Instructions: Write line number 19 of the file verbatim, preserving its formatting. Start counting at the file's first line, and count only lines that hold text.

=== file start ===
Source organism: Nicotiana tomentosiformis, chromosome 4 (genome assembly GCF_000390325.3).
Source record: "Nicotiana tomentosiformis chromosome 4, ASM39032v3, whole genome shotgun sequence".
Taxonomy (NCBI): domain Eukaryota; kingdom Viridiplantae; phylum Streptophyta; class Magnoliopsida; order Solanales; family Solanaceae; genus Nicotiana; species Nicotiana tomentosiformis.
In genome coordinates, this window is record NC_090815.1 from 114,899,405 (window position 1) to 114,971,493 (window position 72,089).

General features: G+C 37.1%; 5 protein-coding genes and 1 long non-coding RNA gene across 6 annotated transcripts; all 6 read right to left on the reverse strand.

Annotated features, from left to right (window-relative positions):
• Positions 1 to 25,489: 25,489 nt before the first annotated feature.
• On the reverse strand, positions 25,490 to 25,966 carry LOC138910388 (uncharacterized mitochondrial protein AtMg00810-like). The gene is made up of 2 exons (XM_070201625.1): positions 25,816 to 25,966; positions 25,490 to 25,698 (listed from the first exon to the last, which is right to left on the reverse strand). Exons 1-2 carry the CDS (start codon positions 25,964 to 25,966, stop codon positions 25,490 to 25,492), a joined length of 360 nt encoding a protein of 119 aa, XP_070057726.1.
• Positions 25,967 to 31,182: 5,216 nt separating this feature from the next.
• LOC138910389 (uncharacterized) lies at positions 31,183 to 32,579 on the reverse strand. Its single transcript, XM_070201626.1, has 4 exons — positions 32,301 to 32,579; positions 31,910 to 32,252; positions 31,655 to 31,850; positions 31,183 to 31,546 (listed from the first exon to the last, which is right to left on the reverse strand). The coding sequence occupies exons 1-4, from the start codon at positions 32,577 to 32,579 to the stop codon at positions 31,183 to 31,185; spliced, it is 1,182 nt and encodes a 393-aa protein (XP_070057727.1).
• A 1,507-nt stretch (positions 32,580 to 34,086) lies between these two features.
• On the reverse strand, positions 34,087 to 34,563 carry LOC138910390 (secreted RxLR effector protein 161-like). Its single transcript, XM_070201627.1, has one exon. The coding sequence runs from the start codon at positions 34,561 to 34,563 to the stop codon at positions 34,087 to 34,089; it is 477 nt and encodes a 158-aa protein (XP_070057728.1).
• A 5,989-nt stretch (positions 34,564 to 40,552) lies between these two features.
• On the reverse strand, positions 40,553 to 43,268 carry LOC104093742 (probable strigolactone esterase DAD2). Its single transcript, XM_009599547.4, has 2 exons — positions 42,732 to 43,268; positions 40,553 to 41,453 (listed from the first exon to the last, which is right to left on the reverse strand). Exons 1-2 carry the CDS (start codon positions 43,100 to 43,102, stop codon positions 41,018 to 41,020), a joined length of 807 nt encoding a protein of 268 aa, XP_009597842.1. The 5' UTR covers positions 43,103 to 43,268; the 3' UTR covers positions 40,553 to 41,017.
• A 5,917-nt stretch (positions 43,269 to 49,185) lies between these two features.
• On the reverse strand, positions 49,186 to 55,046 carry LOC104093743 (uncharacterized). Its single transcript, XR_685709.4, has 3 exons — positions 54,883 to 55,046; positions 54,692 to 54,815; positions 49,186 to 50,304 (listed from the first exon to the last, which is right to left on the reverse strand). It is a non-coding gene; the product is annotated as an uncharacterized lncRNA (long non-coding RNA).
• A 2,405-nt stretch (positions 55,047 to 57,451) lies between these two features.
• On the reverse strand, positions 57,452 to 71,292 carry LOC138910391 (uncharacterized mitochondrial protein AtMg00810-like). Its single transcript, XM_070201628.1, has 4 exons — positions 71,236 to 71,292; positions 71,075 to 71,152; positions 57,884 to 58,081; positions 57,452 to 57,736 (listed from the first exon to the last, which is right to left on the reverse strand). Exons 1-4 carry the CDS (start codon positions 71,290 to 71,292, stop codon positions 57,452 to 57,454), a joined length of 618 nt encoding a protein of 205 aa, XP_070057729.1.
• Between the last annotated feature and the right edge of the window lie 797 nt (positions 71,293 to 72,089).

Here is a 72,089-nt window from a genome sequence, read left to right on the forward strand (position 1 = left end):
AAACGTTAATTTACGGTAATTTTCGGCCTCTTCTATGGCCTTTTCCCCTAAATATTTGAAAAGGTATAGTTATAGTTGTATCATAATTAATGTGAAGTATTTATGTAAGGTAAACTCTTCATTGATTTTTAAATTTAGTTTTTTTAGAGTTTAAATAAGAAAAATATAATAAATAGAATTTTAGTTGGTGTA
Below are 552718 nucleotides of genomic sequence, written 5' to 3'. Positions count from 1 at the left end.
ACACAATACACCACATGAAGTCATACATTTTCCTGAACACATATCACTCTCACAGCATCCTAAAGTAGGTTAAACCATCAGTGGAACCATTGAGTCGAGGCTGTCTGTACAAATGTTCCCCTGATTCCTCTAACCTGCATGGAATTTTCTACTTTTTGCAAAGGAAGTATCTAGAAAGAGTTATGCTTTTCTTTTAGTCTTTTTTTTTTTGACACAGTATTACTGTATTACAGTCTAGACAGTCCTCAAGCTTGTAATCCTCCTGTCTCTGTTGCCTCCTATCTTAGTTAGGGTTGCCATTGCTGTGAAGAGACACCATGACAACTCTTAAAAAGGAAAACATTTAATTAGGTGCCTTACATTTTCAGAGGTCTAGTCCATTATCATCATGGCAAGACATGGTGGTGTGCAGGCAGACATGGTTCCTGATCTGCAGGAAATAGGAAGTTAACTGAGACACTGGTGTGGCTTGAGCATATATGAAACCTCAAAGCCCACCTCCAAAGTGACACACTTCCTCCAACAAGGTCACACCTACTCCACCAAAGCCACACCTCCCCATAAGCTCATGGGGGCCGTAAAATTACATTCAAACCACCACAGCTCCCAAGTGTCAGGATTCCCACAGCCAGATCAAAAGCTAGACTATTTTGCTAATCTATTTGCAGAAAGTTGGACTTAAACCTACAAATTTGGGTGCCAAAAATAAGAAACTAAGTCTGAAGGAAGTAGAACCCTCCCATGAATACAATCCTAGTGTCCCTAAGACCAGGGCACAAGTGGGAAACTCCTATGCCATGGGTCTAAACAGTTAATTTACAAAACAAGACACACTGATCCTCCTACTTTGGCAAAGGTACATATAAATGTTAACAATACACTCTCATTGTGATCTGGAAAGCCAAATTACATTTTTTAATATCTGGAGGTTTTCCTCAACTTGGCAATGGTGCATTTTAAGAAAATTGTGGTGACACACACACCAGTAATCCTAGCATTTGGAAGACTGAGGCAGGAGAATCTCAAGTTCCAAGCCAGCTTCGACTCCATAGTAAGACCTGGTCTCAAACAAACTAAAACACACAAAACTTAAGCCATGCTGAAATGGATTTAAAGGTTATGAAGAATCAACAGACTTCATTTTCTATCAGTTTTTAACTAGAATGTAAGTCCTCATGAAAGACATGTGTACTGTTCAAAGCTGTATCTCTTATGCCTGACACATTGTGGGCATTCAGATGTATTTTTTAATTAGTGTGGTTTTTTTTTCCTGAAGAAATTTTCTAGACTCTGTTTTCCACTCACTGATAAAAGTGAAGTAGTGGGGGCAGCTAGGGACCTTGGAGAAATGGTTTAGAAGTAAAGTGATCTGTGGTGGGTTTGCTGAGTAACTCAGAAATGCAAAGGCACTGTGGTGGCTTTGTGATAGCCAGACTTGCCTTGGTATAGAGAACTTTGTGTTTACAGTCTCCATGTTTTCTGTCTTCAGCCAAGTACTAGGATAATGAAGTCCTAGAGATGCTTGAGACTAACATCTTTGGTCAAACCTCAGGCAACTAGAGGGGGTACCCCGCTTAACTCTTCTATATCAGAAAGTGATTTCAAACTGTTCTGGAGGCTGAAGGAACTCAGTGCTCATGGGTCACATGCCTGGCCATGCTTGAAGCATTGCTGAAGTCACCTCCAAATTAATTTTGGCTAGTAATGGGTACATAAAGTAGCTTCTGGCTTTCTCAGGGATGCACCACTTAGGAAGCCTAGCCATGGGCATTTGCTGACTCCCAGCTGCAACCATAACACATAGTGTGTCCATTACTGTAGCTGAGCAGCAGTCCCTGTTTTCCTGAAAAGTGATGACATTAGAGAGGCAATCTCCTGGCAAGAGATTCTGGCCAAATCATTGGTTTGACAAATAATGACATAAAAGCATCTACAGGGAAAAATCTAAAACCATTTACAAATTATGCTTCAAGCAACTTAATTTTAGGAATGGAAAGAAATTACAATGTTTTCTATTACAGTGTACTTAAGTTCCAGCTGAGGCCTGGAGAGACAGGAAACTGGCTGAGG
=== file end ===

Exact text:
• Between the last annotated feature and the right edge of the window lie 797 nt (positions 71,293 to 72,089).